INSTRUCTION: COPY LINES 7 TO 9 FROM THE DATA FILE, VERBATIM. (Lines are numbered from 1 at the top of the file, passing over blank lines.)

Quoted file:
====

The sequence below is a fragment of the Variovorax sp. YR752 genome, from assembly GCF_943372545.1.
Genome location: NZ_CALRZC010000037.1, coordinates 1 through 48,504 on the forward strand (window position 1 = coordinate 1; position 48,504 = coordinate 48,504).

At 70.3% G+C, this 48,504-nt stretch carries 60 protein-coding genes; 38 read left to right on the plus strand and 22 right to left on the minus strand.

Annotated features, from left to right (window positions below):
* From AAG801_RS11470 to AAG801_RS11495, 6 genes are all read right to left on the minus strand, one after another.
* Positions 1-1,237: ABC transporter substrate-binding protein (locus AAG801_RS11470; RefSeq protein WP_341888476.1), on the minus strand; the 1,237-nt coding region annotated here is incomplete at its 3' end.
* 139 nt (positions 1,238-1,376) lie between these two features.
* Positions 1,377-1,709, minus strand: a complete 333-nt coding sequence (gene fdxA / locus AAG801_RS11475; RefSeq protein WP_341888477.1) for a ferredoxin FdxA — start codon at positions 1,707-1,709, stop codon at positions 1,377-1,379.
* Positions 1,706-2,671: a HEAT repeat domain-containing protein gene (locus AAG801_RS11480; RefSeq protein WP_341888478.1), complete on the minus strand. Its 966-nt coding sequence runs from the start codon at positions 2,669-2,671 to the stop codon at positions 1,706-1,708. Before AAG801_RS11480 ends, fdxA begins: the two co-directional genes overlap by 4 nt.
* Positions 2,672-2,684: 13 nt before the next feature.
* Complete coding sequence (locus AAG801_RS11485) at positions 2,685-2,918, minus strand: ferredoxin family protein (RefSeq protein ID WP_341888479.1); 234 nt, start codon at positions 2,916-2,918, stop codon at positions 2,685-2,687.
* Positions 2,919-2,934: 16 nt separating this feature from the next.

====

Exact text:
* 139 nt (positions 1,238-1,376) lie between these two features.
* Positions 1,377-1,709, minus strand: a complete 333-nt coding sequence (gene fdxA / locus AAG801_RS11475; RefSeq protein WP_341888477.1) for a ferredoxin FdxA — start codon at positions 1,707-1,709, stop codon at positions 1,377-1,379.
* Positions 1,706-2,671: a HEAT repeat domain-containing protein gene (locus AAG801_RS11480; RefSeq protein WP_341888478.1), complete on the minus strand. Its 966-nt coding sequence runs from the start codon at positions 2,669-2,671 to the stop codon at positions 1,706-1,708. Before AAG801_RS11480 ends, fdxA begins: the two co-directional genes overlap by 4 nt.